2015 Volkswagen Jetta TDI Review - The Loneliest Number

Mark Stevenson
by Mark Stevenson

Diesel torque? Fuel efficiency? Compact three-box sheetmetal? You only have two non-premium choices in the U.S.: the Chevrolet Cruze and this, the Volkswagen Jetta TDI.

That’s a serious dearth of variety.

Even after expanding body style and size limitations to mid-size sedans, hatchbacks, and coupes, that still only includes two brands offering up all of the available diesel cars in the non-premium bracket. More importantly, Volkswagen has embedded itself into the collective diesel consciousness and Chevrolet isn’t even a blip on the radar. You need to actively think of today’s diesel options before you remember the Cruze even exists.

VW’s ingrained diesel association and the Jetta’s more affordable compression-ignition cost of entry compared to the Cruze shows in the sales numbers. The Jetta TDI outsells the Cruze 2.0TD by more than 5 to 1. In fact, GM sells so few Cruze diesels, a California DMV employee is more likely to register a new e-Golf – yes, the all-electric VW Golf that wasn’t even on sale last year – or the California compliance Fiat 500e than a Cruze diesel.

So, when it comes to arrive-and-drive-away compact diesel sedans, there’s only one real option. But, does that alone make the Jetta worth buying?

The Tester

2015 Volkswagen Jetta TDI SEL [USA]/Highline [Canada]

Engine: 2.0L DOHC I4, turbodiesel w/ intercooler, direct injection (150 horsepower @ 3500-4000 rpm, 236 lbs-ft @ 1750-3000 rpm)

Transmission: 6-speed automatic, DSG with Tiptronic

Fuel Economy (Rating, MPG): 31 city/46 highway/36 combined

Fuel Economy (Observed, MPG): 42 mpg, approx. 60% highway

Options: Technology Package (Canada, similar to Driver Assistance and Lighting Package in the U.S.)

As Tested (U.S.): $30,020 ( sheet)

As Tested (Canada): $33,890 ( sheet)

After four years of taking its beatings over the decontented sixth-generation Jetta, Volkswagen has said they’ve had enough and won’t be phoning it in anymore. For 2015, the Jetta receives a laundry list of improvements as part of a mid-cycle refresh – though you wouldn’t know it to look the compact sedan square in the face. While it might be cliche, it’s what’s inside the Jetta that counts.

For starters, the Jetta receives a new version of the ubiquitous 2.0L TDI I4, now pumping out 150 hp and 236 lbs-ft of torque, up 10 hp over last year. Even with the power uptick, the new engine will stretch a tank of diesel farther than before, now rated at 36 mpg combined versus 34 mpg pre-refresh. This particular tester, the exact same Jetta our resident sales expert Tim Cain tested back in March, returned a stellar 42 mpg in my hands. Tim did even better at 44.4 mpg, though this is likely down to Mr. Cain’s home being located in a suburban neighborhood versus my more urban digs.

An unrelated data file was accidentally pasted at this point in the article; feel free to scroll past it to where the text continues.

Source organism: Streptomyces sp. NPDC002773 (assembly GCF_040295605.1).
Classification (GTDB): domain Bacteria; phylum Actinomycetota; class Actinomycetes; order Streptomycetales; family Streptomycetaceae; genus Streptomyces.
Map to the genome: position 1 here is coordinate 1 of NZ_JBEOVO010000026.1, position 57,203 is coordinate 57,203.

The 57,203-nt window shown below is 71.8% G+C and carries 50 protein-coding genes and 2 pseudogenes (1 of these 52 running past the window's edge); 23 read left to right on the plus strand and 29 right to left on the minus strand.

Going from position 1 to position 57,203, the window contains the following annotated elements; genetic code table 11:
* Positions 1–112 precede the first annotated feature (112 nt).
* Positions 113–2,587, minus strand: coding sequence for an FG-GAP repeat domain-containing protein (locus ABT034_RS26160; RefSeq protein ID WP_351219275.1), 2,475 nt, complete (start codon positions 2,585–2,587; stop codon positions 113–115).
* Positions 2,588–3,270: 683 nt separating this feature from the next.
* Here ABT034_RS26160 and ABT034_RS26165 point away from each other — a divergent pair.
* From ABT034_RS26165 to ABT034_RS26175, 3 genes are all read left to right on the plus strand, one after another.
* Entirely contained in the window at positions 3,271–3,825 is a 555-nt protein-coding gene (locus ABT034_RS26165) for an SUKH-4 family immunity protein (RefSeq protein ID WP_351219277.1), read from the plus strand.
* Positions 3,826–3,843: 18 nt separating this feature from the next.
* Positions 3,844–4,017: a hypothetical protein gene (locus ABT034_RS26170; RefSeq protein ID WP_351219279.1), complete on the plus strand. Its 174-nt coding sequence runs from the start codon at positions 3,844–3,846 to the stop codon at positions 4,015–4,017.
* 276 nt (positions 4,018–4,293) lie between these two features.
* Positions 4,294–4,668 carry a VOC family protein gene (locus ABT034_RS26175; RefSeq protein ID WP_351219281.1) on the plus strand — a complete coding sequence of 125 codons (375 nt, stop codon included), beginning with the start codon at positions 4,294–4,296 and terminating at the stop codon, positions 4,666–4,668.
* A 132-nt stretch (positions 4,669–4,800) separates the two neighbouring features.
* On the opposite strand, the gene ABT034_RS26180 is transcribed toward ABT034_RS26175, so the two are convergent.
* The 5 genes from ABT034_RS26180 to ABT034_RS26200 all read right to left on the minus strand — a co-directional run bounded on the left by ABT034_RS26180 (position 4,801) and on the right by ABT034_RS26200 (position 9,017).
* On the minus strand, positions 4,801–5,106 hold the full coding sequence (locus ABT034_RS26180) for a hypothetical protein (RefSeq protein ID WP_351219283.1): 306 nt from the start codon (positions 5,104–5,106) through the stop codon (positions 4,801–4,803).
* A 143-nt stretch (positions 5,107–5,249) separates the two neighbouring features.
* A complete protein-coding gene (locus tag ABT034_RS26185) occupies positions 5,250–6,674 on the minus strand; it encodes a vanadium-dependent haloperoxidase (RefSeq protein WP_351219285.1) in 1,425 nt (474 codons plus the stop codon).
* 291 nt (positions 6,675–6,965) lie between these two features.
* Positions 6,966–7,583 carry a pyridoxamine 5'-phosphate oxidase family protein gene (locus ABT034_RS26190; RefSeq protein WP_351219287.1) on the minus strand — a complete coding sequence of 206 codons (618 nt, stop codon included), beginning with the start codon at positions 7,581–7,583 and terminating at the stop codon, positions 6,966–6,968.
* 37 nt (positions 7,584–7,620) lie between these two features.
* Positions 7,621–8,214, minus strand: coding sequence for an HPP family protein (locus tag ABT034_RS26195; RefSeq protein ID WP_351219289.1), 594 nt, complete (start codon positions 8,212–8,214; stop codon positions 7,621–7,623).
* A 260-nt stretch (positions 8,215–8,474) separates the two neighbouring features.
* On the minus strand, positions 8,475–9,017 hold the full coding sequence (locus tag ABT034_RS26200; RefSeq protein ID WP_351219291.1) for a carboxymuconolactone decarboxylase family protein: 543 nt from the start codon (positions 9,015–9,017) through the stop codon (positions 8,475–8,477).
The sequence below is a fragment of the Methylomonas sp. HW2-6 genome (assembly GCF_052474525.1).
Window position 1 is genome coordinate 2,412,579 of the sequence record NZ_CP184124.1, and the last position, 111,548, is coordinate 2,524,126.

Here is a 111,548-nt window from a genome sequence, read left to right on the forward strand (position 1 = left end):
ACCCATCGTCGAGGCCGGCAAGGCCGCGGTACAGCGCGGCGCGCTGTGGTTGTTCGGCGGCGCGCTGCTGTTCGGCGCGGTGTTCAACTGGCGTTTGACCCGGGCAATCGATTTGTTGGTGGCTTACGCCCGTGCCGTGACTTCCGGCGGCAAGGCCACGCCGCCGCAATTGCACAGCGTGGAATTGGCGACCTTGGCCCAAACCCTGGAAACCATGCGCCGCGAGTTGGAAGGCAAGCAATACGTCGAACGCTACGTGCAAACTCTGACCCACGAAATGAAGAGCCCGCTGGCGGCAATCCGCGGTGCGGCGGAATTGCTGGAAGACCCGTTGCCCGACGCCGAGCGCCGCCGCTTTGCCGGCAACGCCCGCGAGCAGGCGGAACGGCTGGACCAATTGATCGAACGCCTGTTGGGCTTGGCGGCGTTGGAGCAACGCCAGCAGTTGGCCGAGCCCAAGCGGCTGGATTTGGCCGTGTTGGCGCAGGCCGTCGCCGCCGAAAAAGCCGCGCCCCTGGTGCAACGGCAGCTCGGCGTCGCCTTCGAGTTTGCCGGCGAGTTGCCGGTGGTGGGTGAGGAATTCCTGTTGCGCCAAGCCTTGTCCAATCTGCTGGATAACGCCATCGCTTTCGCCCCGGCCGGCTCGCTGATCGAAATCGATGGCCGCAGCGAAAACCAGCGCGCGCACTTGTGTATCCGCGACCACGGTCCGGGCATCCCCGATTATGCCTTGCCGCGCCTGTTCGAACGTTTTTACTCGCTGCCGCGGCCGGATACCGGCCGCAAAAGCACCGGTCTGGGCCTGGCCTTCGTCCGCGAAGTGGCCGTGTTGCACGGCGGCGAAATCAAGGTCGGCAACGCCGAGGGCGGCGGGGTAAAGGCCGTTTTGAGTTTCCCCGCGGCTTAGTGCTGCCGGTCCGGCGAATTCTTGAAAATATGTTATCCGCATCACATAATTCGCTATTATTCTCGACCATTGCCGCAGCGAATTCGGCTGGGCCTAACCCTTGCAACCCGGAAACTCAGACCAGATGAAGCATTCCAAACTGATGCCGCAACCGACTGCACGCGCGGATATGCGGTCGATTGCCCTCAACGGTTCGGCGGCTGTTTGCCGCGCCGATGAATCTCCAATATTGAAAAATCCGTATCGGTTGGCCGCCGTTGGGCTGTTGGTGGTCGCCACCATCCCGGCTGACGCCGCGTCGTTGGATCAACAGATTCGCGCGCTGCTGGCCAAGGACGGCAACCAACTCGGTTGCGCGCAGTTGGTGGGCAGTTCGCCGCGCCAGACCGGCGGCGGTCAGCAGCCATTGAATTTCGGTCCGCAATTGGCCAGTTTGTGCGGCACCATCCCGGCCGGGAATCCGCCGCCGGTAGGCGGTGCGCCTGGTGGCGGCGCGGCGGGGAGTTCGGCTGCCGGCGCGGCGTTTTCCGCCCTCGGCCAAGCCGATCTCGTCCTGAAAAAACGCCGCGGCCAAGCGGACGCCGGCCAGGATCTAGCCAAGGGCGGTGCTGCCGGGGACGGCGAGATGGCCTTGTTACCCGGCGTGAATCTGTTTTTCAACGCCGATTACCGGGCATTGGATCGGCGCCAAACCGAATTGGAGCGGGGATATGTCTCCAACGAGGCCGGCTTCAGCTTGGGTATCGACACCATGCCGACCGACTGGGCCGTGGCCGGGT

While fuel economy and torque are key with diesels, I’d have given up a bit of either – or both – for improved drivability. The Jetta refused to wake up when given a moderate application of throttle from a standing start. Yes, it’s a diesel. I get it. However, even during multiple attempts to compensate for the Jetta’s lack of gumption by giving it more pedal only resulted in some fairly embarrassing launches that caused my passenger to question my chosen profession. Over the span of a week, I did eventually find a happy medium, but it was finicky at best and didn’t inspire much in the way of confidence as I tried to navigate intersections with heavy cross traffic.

On the bright side, shifts from the 6-speed DSG automatic were as crisp as one could hope and completely devoid of the abrupt engagements felt in the ZF-sourced automatics found equipped in some Chrysler and Land Rover products. Also, since CVT isn’t part of the Volkswagen lexicon in North America, we don’t have to listen to the hollow, shiftless version of the diesel inline-four’s drone.

Ride quality rates fair with road imperfections exacerbated by 17-inch wheels and thin sidewalled rubber. However, thanks to suspension upgrades over the past few years, the Jetta is at least a better handler than before. While you’re not about to start another Jetta TDI Cup with the latest batch of sixth-generation sedans, it could actually be called fun to drive, even if it felt a bit heavy in the bends.

What wasn’t fun were the brakes. While it might have been just this particular tester, the first inch or so of pedal travel was soft and lacked any kind of engagement. This wasn’t the first diesel VW I’ve experienced laden with squishy brake pedal syndrome, but I can’t really find or explain a cause. It was easily rectified by just giving it more pedal and I never once felt in any danger of not stopping.

Just like the Jetta’s driving dynamics, the interior is a mixed bag. While all the materials in this top spec model were of a much higher calibre than those of just a couple years back, there were still some glaring deficiencies.